The architect's crystal ball: 2016 a year when wind turbines will be out and solar panels in!
Posted by Anna Carlini on 7 April 2016 at 2:15 pm
Sustainability is hot right now in the world of architecture and is expected to only increase in popularity. The RIBA Future Housing Design Trends survey gives architects' predictions for 2016 as well as comparing demand for various home features in 2015 with that of 5 years ago. It reveals up-and-coming trends and is a useful guide to follow to keep ahead of the curve.
The following table shows the results of the survey showing the energy-related subjects, revealing what’s ‘in’ (expected to increase in popularity), ‘out’ (expected to decrease in popularity) or things with ‘no change’ (to continue at the same level of popularity).
So, what’s hot and what’s not in energy efficiency 2016?
Sustainability and energy conservation are popular in general right now, and as you can see the 'in' section of the table is looking pretty full!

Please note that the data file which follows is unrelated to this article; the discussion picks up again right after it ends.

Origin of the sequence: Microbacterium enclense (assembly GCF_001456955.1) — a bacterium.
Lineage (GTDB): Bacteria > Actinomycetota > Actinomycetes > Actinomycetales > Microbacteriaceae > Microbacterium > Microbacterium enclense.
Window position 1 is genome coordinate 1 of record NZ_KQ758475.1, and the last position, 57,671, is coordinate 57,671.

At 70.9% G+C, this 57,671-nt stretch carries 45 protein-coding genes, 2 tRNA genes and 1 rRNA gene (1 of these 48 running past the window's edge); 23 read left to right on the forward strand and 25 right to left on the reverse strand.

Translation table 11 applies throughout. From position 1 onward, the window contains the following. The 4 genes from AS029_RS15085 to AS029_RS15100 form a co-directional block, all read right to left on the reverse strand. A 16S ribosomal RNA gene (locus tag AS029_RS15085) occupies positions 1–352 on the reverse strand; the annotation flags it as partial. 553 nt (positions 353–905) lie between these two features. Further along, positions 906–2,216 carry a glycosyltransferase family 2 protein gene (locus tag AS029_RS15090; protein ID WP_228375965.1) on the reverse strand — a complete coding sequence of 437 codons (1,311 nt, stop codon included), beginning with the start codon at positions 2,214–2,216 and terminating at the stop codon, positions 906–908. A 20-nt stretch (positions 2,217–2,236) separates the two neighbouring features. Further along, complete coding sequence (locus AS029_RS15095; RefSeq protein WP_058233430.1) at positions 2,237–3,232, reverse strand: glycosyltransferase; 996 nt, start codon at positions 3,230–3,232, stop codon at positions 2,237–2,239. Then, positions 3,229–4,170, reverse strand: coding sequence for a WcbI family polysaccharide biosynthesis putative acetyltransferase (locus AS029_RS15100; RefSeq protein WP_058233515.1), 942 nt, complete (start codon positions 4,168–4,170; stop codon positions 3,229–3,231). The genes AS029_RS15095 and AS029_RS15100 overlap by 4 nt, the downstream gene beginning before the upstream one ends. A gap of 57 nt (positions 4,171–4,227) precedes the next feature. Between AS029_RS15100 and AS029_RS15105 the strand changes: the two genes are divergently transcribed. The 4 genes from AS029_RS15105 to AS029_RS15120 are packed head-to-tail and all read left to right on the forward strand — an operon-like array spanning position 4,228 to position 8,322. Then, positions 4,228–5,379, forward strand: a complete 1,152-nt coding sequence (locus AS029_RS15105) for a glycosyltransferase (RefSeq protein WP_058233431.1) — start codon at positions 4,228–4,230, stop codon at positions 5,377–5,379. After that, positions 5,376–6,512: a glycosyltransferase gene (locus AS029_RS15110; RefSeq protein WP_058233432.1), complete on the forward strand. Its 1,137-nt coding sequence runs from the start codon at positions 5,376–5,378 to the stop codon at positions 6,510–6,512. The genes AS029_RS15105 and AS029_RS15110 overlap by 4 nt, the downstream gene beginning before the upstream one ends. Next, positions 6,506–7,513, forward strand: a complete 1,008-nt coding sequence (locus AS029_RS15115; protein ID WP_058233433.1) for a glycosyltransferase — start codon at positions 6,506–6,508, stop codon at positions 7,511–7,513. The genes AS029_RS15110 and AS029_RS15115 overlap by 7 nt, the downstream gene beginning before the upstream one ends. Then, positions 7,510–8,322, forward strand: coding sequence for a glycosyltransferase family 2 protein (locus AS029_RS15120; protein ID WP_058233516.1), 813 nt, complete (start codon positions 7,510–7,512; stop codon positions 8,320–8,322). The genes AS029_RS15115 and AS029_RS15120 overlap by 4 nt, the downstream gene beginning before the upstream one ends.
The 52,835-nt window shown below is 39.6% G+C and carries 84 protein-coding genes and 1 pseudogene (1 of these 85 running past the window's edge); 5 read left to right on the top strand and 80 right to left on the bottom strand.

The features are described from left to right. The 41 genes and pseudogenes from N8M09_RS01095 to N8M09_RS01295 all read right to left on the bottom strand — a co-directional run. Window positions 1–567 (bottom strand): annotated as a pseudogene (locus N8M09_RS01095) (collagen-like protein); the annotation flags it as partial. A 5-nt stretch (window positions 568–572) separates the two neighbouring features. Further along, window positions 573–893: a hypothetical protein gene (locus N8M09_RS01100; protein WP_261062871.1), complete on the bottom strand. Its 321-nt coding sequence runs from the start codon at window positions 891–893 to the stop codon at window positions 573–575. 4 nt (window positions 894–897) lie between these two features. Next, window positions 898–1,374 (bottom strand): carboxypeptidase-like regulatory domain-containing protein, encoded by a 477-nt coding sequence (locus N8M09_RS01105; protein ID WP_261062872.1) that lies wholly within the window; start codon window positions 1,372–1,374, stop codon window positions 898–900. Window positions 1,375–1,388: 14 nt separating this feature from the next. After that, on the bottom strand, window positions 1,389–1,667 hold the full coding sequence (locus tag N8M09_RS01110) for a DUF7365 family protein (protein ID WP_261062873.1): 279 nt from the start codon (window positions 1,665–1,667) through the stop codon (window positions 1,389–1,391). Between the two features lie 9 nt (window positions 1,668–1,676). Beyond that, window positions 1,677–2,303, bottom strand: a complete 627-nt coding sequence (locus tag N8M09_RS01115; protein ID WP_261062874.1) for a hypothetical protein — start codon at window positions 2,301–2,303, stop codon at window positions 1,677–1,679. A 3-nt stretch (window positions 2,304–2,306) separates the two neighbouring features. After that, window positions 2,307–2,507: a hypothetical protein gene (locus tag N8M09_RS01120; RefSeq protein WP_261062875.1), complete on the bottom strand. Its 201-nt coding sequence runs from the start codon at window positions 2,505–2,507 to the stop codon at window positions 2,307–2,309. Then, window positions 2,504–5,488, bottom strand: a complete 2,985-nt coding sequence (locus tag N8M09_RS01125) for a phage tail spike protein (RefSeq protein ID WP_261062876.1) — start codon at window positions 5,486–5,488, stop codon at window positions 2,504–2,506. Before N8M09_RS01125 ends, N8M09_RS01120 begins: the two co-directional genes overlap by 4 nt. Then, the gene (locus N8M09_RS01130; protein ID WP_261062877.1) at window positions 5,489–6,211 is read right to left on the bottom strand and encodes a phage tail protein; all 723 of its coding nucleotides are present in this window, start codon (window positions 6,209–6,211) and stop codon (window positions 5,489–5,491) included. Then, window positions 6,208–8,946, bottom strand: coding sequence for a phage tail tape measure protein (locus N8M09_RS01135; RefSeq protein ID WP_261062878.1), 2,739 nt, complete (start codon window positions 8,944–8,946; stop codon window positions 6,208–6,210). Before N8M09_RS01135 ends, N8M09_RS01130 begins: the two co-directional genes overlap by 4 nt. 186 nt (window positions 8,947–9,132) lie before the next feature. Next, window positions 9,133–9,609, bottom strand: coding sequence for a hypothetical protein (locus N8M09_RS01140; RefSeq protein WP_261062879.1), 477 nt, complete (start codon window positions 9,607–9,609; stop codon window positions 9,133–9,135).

So let's have a look at some of them in a little more detail. The demand for more natural light has led to an increase in demand for wall to ceiling windows, leading in turn to a rise in demand for triple glazing. This high demand has been bolstered by more clients seeking to reach passivhaus standards, which in turn has also led to a soaring popularity of advanced insulation.
A majority of architects surveyed expect to be asked to specify more sustainable materials and products and 55% expecting to see increased interest in water conservation and recycling features. 66% expect to see an increase in the use of solar/PV panel. The fabric-first approach is growing ever more popular in all aspects of energy conservation, with 70% of architects forecasting an increase in use of advanced insulation products.
The resounding message of the report is that "sustainability has gone mainstream". Consumers are becoming ever more aware of the environmental impact of their homes and are actively seeking ways to minimise their footprint by analysing option closely and critically.
Read the RIBA Future Housing Design Trends 2015 report here
Image: J. Sibiga Photography
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